The question on whether medical marijuana patients should be treated by a doctor or just under the supervision of an academic institution is still a topic of debate for Maryland’s panel on medical marijuana laws.
It was in April this year when the state passed its medical marijuana law but some provisions did not make marijuana totally legal. This is why there is now an existing debate among lawmakers as to how medical marijuana should be distributed to patients.
Department of Health and Mental Hygiene chairman for the medical marijuana model program work group Dr. Joshua M. Sharfstein confirmed that their group is divided especially on the issue with regards to the role of academic research institutions in their program.
As to how medical marijuana distribution should be carried out, the 22-member panel is split with 11 members endorsing distribution of pot to academic research institutions. The other half of the group (at least ten members as one member did not cast his vote) is in favor of putting medical marijuana distribution in the hands of dispensaries and pharmacies.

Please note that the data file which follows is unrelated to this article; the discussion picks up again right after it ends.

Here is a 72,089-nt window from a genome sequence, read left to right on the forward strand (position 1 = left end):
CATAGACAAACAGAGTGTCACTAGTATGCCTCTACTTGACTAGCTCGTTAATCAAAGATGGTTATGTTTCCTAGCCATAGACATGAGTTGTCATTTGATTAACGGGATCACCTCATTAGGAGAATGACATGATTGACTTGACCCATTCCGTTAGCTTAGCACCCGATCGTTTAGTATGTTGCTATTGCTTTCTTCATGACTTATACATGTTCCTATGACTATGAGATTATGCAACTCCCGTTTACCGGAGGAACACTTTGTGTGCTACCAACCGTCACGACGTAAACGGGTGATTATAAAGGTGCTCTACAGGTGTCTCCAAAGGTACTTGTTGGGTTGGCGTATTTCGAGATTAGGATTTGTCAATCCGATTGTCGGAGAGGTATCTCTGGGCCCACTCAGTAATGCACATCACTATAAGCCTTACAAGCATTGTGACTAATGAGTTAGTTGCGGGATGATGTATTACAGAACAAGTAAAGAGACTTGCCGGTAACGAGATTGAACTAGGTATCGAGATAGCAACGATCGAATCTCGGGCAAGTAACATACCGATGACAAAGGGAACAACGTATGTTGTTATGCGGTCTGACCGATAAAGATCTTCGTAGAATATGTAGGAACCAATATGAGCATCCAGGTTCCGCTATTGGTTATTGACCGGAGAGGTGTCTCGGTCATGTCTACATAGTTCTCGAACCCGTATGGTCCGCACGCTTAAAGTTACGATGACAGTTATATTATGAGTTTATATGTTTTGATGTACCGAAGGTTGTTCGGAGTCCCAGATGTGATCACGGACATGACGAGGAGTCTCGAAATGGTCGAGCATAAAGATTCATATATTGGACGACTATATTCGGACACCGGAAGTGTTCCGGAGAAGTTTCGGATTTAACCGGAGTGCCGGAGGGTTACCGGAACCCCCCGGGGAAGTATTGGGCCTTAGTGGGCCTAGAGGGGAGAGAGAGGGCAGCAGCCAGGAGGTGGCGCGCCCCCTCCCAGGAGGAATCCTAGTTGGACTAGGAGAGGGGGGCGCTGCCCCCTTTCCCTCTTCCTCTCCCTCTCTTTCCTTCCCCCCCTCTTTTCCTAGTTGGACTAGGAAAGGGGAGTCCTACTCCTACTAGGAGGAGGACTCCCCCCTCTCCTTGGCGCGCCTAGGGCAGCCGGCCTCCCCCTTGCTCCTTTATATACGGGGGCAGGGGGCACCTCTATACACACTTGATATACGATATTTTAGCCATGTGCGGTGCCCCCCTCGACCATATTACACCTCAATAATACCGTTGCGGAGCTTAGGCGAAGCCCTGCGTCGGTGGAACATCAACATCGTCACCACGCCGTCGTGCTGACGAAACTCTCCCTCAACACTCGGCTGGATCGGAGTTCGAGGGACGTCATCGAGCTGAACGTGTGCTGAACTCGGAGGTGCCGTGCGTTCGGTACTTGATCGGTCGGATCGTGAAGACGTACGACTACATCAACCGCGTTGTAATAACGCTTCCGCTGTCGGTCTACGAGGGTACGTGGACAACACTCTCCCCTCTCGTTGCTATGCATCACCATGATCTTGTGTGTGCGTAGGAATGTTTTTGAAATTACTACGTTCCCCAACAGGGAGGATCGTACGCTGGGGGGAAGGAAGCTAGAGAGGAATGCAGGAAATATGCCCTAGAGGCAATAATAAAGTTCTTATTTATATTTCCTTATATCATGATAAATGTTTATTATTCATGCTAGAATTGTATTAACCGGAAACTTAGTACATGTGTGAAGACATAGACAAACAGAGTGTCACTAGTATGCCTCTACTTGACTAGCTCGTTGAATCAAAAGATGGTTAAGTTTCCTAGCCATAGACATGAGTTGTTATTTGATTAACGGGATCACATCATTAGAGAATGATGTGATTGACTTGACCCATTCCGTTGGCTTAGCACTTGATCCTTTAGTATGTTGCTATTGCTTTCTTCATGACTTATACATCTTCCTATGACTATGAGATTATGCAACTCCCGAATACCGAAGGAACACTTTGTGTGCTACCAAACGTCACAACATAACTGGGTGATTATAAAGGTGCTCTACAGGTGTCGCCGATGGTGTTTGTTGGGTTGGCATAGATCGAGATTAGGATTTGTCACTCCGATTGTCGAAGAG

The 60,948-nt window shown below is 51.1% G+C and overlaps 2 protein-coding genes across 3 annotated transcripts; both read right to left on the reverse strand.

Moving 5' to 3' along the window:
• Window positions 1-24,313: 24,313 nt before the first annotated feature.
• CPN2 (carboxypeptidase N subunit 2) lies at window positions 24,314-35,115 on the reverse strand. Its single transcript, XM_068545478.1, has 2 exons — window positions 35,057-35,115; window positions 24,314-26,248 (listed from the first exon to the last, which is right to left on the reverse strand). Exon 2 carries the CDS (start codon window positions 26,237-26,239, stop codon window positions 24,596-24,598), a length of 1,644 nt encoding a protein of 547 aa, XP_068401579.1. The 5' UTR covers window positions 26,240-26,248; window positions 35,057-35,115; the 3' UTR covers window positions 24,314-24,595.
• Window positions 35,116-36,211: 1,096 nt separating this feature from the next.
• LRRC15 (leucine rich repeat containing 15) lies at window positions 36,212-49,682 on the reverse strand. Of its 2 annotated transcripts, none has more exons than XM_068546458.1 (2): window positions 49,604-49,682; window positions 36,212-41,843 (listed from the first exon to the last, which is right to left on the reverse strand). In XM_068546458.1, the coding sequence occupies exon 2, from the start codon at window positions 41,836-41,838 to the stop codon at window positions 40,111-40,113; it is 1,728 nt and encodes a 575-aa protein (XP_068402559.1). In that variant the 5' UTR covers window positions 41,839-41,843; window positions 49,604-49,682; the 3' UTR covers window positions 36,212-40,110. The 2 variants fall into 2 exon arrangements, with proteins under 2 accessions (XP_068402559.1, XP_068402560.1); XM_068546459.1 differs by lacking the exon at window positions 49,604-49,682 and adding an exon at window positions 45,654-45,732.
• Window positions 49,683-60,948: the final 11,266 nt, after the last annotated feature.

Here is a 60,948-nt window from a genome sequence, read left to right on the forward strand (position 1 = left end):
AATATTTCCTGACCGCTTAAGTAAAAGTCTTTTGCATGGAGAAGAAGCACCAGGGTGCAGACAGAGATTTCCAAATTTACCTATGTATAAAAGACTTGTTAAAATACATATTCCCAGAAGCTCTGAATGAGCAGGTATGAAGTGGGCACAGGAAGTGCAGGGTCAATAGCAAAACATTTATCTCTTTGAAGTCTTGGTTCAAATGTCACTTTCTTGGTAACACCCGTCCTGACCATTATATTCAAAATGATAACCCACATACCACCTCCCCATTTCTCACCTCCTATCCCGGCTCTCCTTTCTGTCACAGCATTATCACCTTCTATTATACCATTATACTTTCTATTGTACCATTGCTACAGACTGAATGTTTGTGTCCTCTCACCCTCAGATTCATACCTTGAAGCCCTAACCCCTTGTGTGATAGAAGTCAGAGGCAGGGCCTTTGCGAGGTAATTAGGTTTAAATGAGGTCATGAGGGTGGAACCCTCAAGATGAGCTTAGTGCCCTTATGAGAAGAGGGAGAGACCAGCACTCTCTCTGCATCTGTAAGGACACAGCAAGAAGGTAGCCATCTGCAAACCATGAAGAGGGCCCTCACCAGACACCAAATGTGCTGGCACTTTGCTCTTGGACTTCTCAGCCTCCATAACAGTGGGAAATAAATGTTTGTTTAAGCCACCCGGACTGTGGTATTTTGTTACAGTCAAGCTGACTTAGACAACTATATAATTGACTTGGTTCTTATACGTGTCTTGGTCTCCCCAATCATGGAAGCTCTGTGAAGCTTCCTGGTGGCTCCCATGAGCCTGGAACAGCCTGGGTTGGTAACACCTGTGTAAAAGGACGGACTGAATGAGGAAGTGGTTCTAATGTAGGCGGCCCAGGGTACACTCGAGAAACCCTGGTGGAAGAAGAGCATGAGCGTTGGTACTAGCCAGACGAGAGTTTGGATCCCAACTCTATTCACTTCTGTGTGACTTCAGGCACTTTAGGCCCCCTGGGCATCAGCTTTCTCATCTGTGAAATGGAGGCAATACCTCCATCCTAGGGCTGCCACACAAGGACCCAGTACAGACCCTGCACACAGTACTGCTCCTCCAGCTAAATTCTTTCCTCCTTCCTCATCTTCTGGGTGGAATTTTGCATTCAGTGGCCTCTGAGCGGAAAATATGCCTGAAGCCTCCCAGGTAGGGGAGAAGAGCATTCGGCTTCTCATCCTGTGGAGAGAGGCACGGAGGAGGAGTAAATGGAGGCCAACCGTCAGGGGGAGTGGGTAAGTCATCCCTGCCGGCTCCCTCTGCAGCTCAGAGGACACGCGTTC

Supporters of the first plan which gives academic research institutions the authority for medical marijuana distribution say that it will be of advantage for patients since medical research for pot will continue under these institutions. “Marijuana is not a conventionally accepted treatment in medicine,” the proponents wrote. This would mean that patients can also participate in the research studies to find other benefits of medical marijuana.
For the group who calls for dispensaries and pharmacies to distribute pot, they on the other hand argue that doing so will pave the way for medical marijuana businesses to be legalized. “Currently, these patients have no safe means of obtaining marijuana and must instead obtain it from the illegal market or risk a felony criminal conviction by cultivating it,” the group continued.